The problem I considered was one of drive train alignment. With the fat tire, the chain had to shift too far outside of the normal bottom bracket to rear wheel alignment, in order to clear the tire width. I also wanted to make this work with gears, as I knew the large tire would weigh a lot.
Originally I wanted to spoke up a fat tire rim with a standard bicycle hub, but this proved impossible due the the small rim size with the large tire.
After seeing one of the most creative bike ever (see Ode to the Chupacabra on
I got the idea of using a standard geared rear hub as a jack shaft or transfer hub between the front (bottom bracket) alignment and the rear tire alignment. This also solved the problem of gearing the bike, since I didn't have to mount the gears on the wheel itself. Thanks to The Atomic Zombie for instruction on one of his bike for the widened hub concept and for much other inspiration.
It weighs a lot, but it is a blast to ride and you never saw a bike get so much attention.
It took me a few months of noodling this around in my head and on paper before I started in earnest to create the "Fat Bastard" extreme fat tire sand bike. Hope you enjoy it as much as I do.
Let me also just say, for the record:
I did not set out to make the most efficient, or lightweight, or highest performance bike I could. It was all about maximizing tire size and working out the drivetrain issue. This was for fun! And also to learn how to weld and to see where this project might lead.
IF YOU LIKE, PLEASE GIVE THIS INSTRUCTABLE A GOOD RATING. THANKS!!
Step 1: Getting started - what you will need
1. The ability to weld. I never welded before this, but wanted to learn. I bought a $99 120V stick welder from Sears and taught myself on this project. It was painful, since the stick welding was pretty dirty so I had to do a lot of chipping (away the slag) and grinding and rewelding. Eventually, body putty covered all the rough (but strong enough) welds.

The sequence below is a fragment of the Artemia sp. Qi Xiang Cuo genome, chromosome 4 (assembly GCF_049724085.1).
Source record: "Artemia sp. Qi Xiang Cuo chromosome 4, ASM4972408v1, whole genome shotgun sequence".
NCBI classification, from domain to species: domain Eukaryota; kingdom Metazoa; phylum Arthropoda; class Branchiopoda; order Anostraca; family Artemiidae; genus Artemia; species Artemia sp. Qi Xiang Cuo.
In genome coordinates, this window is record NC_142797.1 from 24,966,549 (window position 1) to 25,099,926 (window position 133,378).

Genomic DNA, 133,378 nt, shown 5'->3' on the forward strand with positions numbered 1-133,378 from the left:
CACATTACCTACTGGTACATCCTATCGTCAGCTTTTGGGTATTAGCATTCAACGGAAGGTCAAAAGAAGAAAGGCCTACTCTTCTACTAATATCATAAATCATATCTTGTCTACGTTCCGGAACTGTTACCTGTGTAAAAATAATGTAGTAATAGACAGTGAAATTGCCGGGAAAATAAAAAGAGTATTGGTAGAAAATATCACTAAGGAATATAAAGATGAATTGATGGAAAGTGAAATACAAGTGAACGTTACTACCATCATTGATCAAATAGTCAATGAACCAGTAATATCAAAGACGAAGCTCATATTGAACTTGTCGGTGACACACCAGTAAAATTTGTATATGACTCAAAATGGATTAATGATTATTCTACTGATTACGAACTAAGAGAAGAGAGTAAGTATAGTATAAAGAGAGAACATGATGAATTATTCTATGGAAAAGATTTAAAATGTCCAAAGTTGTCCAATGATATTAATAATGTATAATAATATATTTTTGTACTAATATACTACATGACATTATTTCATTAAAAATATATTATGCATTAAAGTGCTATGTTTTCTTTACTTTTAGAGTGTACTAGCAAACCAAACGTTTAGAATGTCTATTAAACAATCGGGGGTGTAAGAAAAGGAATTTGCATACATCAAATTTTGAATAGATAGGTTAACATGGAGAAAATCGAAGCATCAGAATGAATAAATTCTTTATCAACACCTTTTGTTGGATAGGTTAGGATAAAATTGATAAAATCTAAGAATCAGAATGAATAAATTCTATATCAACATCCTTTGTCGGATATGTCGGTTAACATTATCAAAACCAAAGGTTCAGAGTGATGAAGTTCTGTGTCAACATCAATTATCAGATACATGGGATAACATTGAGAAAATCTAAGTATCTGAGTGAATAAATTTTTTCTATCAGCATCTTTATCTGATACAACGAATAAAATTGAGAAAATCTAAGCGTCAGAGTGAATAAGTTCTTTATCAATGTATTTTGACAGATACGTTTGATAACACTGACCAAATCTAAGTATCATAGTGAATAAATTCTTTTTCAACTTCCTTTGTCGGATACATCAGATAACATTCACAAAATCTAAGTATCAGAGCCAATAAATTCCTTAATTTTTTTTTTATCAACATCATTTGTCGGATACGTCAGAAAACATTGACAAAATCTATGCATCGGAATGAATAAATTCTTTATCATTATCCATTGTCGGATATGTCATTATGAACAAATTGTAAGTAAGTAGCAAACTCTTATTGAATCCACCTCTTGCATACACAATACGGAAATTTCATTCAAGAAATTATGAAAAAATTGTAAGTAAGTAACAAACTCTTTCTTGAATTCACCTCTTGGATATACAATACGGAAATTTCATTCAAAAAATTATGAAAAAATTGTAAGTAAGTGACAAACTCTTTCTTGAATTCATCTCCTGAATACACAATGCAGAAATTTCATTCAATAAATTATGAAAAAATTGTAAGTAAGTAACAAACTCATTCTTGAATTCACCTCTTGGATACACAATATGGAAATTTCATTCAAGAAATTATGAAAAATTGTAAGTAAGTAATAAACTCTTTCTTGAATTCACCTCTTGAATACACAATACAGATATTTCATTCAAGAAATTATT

2. Some steel donor bikes and rigid electrical conduit. I cut up quite a few bikes to get the parts I needed. What parts you use and exactly how you configure the overall frame design are not critical. What is critical is placement and alignment of critical components. I
3. Wheels - I ended up using rear wheels from a Yamaha Blaster atv, because that is what I could find on Craigslist locally. It turns out they were a good choice because of the 4 bolt pattern which I will explain in later steps. Also, you can finda decent selection of used ones on ebay or other places online with tire sizes up to 11x22 (yeah baby!). I started with the wheels and designed the bike out around those. You need to know how wide to make the frame. I actually started with giant blue knobby tires and ended with rounder black knobbies (the first ones were a bit too square and messed with the handling)
4. A bunch of purchased (motorized) go-kart components from BMI Karts. More about those later. And some purchased bike components.
5. Basic knowledge of bicycles and power tools. I bought a 4" angle grinder and used a ton of cut-off wheels, flap wheels and grinding stone to cut and shape almost every component on the bike in some manner. This was a critical piece of equipment. I used my welding gloves and a face shield. I used flap wheels to remove galvanizing from conduits prior to welding. Do not weld galvanized steel. Also used conduit benders for curved framing members.
6. A big piece of cardboard for layout
7. Patience and some creativity